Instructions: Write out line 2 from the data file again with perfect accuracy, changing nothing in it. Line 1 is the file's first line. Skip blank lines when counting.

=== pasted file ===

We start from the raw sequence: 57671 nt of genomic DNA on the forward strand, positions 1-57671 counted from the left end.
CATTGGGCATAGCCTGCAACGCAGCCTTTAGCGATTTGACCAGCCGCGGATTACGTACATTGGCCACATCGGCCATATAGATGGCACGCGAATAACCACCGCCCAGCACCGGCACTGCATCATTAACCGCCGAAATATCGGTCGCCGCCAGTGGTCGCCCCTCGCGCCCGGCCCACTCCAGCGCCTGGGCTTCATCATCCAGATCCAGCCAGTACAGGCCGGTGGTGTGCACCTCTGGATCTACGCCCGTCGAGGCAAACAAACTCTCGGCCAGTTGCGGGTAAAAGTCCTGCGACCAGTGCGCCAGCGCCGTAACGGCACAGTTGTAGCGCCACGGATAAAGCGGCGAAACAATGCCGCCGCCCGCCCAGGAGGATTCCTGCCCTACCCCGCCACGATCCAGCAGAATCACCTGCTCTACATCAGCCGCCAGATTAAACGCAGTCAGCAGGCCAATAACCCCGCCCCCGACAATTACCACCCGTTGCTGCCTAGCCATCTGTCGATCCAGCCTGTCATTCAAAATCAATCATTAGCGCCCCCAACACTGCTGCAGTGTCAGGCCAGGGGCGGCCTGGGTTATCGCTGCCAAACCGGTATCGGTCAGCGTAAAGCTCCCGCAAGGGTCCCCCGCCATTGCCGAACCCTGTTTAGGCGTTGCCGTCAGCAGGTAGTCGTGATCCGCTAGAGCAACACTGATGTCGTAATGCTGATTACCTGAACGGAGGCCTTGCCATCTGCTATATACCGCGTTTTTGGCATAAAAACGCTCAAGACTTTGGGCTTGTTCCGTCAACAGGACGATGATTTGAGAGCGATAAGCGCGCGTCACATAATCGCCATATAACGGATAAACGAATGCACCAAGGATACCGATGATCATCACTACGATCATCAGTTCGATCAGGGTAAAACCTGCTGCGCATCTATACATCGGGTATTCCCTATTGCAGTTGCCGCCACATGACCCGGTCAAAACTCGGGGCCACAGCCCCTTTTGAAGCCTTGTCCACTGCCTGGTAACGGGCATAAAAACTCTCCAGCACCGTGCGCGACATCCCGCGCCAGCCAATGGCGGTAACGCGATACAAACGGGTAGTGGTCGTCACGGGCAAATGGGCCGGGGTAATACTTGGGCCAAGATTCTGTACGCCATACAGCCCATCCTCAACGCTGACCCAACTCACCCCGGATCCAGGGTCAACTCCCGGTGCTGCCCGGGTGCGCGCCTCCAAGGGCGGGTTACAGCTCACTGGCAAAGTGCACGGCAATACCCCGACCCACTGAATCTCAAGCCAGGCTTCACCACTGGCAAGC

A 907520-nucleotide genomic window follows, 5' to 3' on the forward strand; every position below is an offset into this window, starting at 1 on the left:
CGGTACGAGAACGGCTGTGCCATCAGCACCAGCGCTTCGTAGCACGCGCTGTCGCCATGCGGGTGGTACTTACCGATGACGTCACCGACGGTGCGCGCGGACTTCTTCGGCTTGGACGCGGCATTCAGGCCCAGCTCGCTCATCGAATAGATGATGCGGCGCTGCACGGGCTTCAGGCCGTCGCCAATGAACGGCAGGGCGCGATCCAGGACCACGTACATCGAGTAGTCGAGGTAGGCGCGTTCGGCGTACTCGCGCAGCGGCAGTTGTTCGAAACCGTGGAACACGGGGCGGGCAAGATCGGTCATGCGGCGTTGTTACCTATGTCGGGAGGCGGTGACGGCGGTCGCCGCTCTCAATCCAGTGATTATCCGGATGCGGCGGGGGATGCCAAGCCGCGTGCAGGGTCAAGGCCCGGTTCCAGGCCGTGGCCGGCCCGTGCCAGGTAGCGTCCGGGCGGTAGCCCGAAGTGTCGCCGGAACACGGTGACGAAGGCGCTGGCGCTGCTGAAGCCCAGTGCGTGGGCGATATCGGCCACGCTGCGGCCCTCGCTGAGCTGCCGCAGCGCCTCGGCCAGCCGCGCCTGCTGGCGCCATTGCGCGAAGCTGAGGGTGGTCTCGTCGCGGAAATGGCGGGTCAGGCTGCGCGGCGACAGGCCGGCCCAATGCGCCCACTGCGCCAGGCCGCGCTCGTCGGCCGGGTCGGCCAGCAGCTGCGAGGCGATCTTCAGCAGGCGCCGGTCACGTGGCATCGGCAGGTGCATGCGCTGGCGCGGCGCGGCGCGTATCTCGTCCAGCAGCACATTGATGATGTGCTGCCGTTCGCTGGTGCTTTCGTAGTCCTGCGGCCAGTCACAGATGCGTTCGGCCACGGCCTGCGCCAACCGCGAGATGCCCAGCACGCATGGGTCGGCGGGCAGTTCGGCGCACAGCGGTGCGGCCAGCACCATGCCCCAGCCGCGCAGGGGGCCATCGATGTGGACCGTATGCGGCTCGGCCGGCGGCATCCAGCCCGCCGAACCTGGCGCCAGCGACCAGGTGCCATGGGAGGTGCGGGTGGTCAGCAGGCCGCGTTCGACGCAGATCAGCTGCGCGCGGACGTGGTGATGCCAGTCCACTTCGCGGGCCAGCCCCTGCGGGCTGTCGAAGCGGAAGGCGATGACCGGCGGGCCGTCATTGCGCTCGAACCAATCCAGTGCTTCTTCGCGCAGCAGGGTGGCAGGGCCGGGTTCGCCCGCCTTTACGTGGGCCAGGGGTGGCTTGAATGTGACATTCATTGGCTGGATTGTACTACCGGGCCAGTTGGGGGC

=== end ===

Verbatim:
CATTGGGCATAGCCTGCAACGCAGCCTTTAGCGATTTGACCAGCCGCGGATTACGTACATTGGCCACATCGGCCATATAGATGGCACGCGAATAACCACCGCCCAGCACCGGCACTGCATCATTAACCGCCGAAATATCGGTCGCCGCCAGTGGTCGCCCCTCGCGCCCGGCCCACTCCAGCGCCTGGGCTTCATCATCCAGATCCAGCCAGTACAGGCCGGTGGTGTGCACCTCTGGATCTACGCCCGTCGAGGCAAACAAACTCTCGGCCAGTTGCGGGTAAAAGTCCTGCGACCAGTGCGCCAGCGCCGTAACGGCACAGTTGTAGCGCCACGGATAAAGCGGCGAAACAATGCCGCCGCCCGCCCAGGAGGATTCCTGCCCTACCCCGCCACGATCCAGCAGAATCACCTGCTCTACATCAGCCGCCAGATTAAACGCAGTCAGCAGGCCAATAACCCCGCCCCCGACAATTACCACCCGTTGCTGCCTAGCCATCTGTCGATCCAGCCTGTCATTCAAAATCAATCATTAGCGCCCCCAACACTGCTGCAGTGTCAGGCCAGGGGCGGCCTGGGTTATCGCTGCCAAACCGGTATCGGTCAGCGTAAAGCTCCCGCAAGGGTCCCCCGCCATTGCCGAACCCTGTTTAGGCGTTGCCGTCAGCAGGTAGTCGTGATCCGCTAGAGCAACACTGATGTCGTAATGCTGATTACCTGAACGGAGGCCTTGCCATCTGCTATATACCGCGTTTTTGGCATAAAAACGCTCAAGACTTTGGGCTTGTTCCGTCAACAGGACGATGATTTGAGAGCGATAAGCGCGCGTCACATAATCGCCATATAACGGATAAACGAATGCACCAAGGATACCGATGATCATCACTACGATCATCAGTTCGATCAGGGTAAAACCTGCTGCGCATCTATACATCGGGTATTCCCTATTGCAGTTGCCGCCACATGACCCGGTCAAAACTCGGGGCCACAGCCCCTTTTGAAGCCTTGTCCACTGCCTGGTAACGGGCATAAAAACTCTCCAGCACCGTGCGCGACATCCCGCGCCAGCCAATGGCGGTAACGCGATACAAACGGGTAGTGGTCGTCACGGGCAAATGGGCCGGGGTAATACTTGGGCCAAGATTCTGTACGCCATACAGCCCATCCTCAACGCTGACCCAACTCACCCCGGATCCAGGGTCAACTCCCGGTGCTGCCCGGGTGCGCGCCTCCAAGGGCGGGTTACAGCTCACTGGCAAAGTGCACGGCAATACCCCGACCCACTGAATCTCAAGCCAGGCTTCACCACTGGCAAGC